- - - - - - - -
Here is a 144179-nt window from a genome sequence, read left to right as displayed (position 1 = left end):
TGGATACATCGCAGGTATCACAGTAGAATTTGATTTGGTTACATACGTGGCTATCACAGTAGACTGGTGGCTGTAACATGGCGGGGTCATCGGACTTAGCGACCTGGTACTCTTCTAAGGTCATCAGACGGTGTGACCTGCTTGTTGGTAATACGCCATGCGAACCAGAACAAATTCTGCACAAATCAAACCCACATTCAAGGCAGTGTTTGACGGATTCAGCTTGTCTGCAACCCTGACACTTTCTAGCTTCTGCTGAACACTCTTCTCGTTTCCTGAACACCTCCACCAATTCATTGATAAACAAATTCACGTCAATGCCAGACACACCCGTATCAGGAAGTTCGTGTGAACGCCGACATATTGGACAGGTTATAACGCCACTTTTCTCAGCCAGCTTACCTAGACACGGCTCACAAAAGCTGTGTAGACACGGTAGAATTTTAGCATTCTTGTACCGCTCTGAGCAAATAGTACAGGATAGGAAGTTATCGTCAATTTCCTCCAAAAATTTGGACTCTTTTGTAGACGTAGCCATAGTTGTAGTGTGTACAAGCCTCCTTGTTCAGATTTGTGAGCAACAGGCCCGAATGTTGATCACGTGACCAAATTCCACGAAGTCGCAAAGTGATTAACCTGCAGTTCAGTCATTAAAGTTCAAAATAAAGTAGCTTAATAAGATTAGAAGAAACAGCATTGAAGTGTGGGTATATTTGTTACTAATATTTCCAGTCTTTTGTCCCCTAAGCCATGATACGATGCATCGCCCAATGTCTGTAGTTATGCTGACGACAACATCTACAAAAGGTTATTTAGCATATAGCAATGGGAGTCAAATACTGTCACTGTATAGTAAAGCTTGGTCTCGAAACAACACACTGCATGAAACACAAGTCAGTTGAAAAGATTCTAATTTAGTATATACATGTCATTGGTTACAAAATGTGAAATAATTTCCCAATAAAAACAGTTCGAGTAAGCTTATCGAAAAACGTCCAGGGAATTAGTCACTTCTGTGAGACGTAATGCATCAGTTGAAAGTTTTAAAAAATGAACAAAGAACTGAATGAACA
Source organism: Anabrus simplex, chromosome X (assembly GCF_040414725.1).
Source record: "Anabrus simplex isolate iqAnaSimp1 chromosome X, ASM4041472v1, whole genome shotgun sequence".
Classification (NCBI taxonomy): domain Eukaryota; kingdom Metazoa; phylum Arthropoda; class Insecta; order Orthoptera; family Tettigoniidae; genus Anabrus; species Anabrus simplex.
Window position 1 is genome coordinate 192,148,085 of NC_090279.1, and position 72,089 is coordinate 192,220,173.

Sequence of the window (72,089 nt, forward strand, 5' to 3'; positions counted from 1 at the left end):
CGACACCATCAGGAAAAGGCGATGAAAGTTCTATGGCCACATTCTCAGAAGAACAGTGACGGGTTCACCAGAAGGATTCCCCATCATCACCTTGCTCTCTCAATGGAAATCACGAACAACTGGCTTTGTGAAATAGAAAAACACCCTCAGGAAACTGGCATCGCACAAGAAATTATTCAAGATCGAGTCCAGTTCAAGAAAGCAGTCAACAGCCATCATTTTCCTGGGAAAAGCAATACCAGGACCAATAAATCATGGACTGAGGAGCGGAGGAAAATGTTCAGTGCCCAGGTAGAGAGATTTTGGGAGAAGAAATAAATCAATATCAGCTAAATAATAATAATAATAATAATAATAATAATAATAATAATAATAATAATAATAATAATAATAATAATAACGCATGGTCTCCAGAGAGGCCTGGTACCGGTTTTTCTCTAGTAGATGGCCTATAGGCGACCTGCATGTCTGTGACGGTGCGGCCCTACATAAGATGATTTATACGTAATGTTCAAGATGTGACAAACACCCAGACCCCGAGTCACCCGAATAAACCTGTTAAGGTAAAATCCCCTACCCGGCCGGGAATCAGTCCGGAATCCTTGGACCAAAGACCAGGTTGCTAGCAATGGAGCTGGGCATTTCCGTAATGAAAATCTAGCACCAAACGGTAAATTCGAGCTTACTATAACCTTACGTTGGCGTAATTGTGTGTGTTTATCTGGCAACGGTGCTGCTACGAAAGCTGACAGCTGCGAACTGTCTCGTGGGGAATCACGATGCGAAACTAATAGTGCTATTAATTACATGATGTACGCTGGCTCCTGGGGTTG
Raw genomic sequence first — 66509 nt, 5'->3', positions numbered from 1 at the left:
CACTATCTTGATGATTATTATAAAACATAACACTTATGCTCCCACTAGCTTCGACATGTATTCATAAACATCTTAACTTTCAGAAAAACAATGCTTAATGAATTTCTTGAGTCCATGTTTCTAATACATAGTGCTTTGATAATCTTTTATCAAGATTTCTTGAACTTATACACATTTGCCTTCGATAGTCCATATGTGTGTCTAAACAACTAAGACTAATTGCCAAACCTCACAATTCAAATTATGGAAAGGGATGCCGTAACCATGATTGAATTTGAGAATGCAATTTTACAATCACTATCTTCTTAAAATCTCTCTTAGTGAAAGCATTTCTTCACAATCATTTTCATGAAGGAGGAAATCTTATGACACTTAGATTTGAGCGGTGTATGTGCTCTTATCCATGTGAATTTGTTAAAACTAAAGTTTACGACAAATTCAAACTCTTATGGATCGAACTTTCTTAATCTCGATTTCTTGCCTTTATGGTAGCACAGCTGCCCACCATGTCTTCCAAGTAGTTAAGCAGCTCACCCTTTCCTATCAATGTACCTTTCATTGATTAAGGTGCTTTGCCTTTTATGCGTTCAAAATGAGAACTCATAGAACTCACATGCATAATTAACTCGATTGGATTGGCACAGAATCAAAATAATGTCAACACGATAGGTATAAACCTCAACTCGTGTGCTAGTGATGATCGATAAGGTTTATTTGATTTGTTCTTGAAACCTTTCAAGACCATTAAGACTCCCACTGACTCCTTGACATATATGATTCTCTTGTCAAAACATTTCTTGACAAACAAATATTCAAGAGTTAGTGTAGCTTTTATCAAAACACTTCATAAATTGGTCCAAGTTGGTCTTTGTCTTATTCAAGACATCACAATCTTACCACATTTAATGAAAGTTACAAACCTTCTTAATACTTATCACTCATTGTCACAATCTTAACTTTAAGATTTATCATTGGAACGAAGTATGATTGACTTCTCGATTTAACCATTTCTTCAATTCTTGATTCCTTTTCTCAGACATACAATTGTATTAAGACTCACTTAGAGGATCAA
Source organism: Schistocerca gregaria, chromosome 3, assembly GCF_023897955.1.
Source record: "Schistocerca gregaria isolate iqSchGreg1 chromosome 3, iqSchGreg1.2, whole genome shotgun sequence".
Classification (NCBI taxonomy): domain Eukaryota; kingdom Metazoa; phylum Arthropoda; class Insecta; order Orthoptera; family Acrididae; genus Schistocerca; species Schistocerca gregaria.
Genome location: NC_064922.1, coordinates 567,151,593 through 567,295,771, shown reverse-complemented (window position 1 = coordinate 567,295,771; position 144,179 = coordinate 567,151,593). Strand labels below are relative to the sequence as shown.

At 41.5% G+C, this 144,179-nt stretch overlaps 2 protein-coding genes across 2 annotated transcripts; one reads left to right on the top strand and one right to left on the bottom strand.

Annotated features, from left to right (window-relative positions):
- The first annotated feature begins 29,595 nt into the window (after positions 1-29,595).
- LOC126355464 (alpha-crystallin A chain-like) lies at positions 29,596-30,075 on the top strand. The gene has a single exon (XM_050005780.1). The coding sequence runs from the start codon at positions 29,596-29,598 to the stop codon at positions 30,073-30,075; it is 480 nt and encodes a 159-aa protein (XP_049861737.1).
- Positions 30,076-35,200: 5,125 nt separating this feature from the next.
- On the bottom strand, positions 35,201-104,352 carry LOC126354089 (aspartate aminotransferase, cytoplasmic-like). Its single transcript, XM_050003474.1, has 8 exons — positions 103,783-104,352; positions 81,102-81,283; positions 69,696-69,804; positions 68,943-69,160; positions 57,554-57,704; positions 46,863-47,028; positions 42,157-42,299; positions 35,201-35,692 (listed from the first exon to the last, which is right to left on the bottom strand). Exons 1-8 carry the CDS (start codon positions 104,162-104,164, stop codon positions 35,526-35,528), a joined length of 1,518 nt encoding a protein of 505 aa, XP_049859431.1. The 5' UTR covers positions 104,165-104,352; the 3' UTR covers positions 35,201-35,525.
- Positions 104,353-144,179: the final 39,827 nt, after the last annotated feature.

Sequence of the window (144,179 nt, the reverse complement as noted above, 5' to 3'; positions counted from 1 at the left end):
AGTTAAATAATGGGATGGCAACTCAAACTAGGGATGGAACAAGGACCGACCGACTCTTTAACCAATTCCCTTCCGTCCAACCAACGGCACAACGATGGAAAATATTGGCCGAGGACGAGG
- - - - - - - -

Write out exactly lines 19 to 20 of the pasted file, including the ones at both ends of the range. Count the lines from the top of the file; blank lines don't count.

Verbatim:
- Positions 30,076-35,200: 5,125 nt separating this feature from the next.
- On the bottom strand, positions 35,201-104,352 carry LOC126354089 (aspartate aminotransferase, cytoplasmic-like). Its single transcript, XM_050003474.1, has 8 exons — positions 103,783-104,352; positions 81,102-81,283; positions 69,696-69,804; positions 68,943-69,160; positions 57,554-57,704; positions 46,863-47,028; positions 42,157-42,299; positions 35,201-35,692 (listed from the first exon to the last, which is right to left on the bottom strand). Exons 1-8 carry the CDS (start codon positions 104,162-104,164, stop codon positions 35,526-35,528), a joined length of 1,518 nt encoding a protein of 505 aa, XP_049859431.1. The 5' UTR covers positions 104,165-104,352; the 3' UTR covers positions 35,201-35,525.